One strategy that she used was just a simple question: “What did you see?” (¿Qué viste?). Students in one of the classes just volunteered answers at random, and in another class she used a “Pégame” (Hit me!) strategy: all students stood up, and they were allowed to sit down after “hitting” Susan with any phrase or sentence about the video. This was great, because it gave students the freedom to say something that was at their individual level of proficiency. Some were very basic, and others were very descriptive. Everyone had a chance to speak, and Susan was able to ask follow-up questions and circle target structures and unfamiliar vocabulary because she was guiding the conversation. By asking, “What did you see?”, she worked in many repetitions of past tense forms of the verb “to see” (I saw, you saw, s/he saw). After doing just a few MovieTalks, her students will have a good command of that verb. Comprehensible Input makes language acquisition so easy!!!
I saw the students do several different kinds of reading between the three classes that I observed. In one class, the students had done a TPRS® story in a previous lesson, and Susan provided them with a typed version of the class story. It was about 1.5 pages long, double spaced (if memory serves me well). For this activity, she had students pair up and read and translate the story with a partner. As they read and translated, they helped each other when one partner got stuck, and Susan circulated to formatively assess the students’ comprehension and clarify meaning when needed. One common concern that teachers have when considering making the switch to TPRS®/CI instruction is that it is very teacher-centered and therefore exhausting and taxing on the instructor. This very simple activity is a great example of one of the many ways that you can plan for “teacher down-time” in your instruction. Just let your kids read!! Here are some other reading activities that I’ve used in the past.
The other reading activity that I observed was…wait for it…reading. As in Free Reading. Sustained Silent Reading. Free Voluntary Reading. Whatever you want to call it. Susan told the students to go grab their books, and they went to the classroom library, each pulled out whichever novel they had been reading most recently (I saw 5-6 different novels in students’ hands), and 10 minutes or so just reading. Now, if that isn’t teacher down time, I don’t know what is! I never had a great Free Reading program set up in my classes, but I know that Bryce Hedstrom and Mike Peto and Crystal Barragán, among others, do (I just know that they’ve blogged about theirs!).
So, what I didn’t realize going into today was that I was going to be in the classroom of a celebrity. Susan has actually appeared in a Señor Wooly video–she is one of the reporters/fans in the ¡Sé chévere! video. I AM SO JEALOUS! Accordingly, I watched her use several of Señor Wooly’s videos in class. What I loved is how she was able to show a video and immediately pull from it the content and structures that she needed and transform it into comprehensible input that matched her lesson objectives. She used the “Pan” video to get in repetitions of the nosostros (we) forms of verbs, and she tied that into the interview questions about me (“What do we know? What do we want to know?”). I’m telling you, this lady is a genius!!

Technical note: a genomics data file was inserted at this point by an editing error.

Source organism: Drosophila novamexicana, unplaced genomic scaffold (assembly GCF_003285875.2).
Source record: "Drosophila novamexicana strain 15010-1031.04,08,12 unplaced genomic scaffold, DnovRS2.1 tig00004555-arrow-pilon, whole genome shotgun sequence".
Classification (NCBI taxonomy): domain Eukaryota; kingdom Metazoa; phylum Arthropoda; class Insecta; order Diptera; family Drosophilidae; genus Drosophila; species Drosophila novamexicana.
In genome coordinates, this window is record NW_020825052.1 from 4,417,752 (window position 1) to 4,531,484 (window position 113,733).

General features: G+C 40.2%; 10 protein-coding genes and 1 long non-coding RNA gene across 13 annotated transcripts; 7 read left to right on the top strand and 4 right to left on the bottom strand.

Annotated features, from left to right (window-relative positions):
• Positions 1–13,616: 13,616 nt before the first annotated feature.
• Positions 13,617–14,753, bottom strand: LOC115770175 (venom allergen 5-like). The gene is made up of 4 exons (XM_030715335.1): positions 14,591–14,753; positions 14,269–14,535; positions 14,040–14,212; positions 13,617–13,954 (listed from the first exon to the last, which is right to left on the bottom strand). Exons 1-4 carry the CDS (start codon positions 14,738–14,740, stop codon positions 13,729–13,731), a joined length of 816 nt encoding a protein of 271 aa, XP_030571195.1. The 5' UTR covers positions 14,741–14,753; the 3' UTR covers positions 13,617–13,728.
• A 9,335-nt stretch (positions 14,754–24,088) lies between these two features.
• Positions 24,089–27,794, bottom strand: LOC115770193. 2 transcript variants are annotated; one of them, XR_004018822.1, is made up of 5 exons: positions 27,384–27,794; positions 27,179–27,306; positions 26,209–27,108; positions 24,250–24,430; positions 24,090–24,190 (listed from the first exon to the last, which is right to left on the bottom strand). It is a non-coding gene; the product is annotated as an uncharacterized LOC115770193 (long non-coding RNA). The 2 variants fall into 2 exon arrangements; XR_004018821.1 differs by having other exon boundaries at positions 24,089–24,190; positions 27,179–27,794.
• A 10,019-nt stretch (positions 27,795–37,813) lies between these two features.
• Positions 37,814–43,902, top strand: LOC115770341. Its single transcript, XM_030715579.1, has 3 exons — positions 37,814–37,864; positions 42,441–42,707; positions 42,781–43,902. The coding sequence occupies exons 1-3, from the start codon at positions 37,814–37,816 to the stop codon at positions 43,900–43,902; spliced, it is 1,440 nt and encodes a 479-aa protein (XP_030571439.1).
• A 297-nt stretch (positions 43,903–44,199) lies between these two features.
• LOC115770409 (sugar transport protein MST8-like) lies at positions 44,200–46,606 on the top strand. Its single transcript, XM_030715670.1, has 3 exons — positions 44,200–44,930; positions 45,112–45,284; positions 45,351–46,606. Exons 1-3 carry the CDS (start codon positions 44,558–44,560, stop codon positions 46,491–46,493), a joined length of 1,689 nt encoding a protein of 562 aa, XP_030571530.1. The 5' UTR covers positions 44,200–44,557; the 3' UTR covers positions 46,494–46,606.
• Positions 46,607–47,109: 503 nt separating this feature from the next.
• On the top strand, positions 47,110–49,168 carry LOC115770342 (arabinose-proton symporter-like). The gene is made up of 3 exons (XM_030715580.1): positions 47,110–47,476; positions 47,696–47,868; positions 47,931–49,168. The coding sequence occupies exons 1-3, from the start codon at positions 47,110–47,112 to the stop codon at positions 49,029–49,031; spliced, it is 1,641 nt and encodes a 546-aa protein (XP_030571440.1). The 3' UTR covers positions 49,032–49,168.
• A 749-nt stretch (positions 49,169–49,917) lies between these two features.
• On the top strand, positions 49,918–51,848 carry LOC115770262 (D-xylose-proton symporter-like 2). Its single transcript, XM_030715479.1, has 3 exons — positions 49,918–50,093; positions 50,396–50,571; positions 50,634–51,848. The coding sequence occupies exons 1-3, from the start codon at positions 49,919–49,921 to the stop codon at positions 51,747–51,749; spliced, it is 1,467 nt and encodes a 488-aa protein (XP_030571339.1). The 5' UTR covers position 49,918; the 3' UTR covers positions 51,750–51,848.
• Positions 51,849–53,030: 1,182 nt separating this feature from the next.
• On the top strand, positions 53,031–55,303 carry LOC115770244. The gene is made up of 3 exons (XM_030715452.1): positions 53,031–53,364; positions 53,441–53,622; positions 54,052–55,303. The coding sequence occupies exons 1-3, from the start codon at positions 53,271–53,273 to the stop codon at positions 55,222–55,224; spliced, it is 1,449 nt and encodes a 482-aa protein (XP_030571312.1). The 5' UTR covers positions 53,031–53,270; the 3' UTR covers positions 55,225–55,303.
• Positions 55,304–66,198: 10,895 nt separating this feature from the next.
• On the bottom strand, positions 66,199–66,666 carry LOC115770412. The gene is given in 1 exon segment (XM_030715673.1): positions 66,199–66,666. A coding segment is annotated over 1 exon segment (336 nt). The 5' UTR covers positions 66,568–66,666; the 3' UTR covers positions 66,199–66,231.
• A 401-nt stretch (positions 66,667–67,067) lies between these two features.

Susan did a TPRS® story in one of her classes. To introduce the new vocabulary, she had put together a very simple and very effective slideshow with pictures of animals, animals with tails, and tails. She discussed the pictures with students to get in repetitions of the target structures as students became accustomed to the sound of each structure, and then she jumped right into the story. She had several actors, and I had to laugh because students are students no matter where they live or what school they attend. The main character in the story was an awesome student actor, and I thought, “Wow. I wish that I could get ALL of my students to do just a great job acting!”. Well, then came the second student. She really enjoyed participating in the story, but she definitely filled the role of the “DISTRactor”. So yes, we all have one of those. She still did a great job–she was just a little bit more into being the center of the attention than furthering her classmates’ language proficiency. Go figure. Susan had lots of props ready to go (animal hats, a tail, etc.), and she made use of the entire classroom by directing each scene in its own unique location in the room. I’ve written about this idea before (don’t know where), and it really helps students when they need to recall and retell the story if they have a different physical location to associate with each event in the story.
The last activity that I want to share with you from today was the last activity that Susan did in one of her classes. She learned the idea from someone else, but y’all will have to help me recall who it was so that I can cite it, because I forget the name that she shared with me! I think she called it “Perrito caliente” (hot dog…similar to hot potato), but she couldn’t find the stuffed dog that she usually uses, so she just used a ball. After her Spanish Is finished reading their typed version of the class story, she used this great musical activity as a formative reading comprehension assessment. She turned on an energizing Spanish song and threw a ball out into the class. As the music played, students tossed the ball around. When the music stopped, the student with the ball in his or her hands had to respond to a question about the reading that Susan asked (in Spanish). After the student responded, she turned the music back on as students tossed around the ball until it came time for another question. I loved this activity, because it was an easy way to lower the affective filter during an assessment. Students get stressed about formative assessments, so anything that we can do to put them at ease and make the experience more novel and engaging will pay great dividends.
All in all, it was a great day, and I cannot emphasize enough the importance of seeking out high quality training in whatever methodology or strategy you have chosen to use in your classes. For the amount of time that we spend in our classrooms and working on school related tasks, we owe it to ourselves to be excellent. Becoming a master teacher won’t solve all of our problems–after all, we are human and so are our administrators and students and their parents–but it will go a long way to reducing the stress that comes from feeling lost and inadequate. With that in mind….why not register now for iFLT 2015 (this summer in St. Paul) or NTPRS 2015 (this summer in DC)?! I’ll be there, and I would love to see YOU!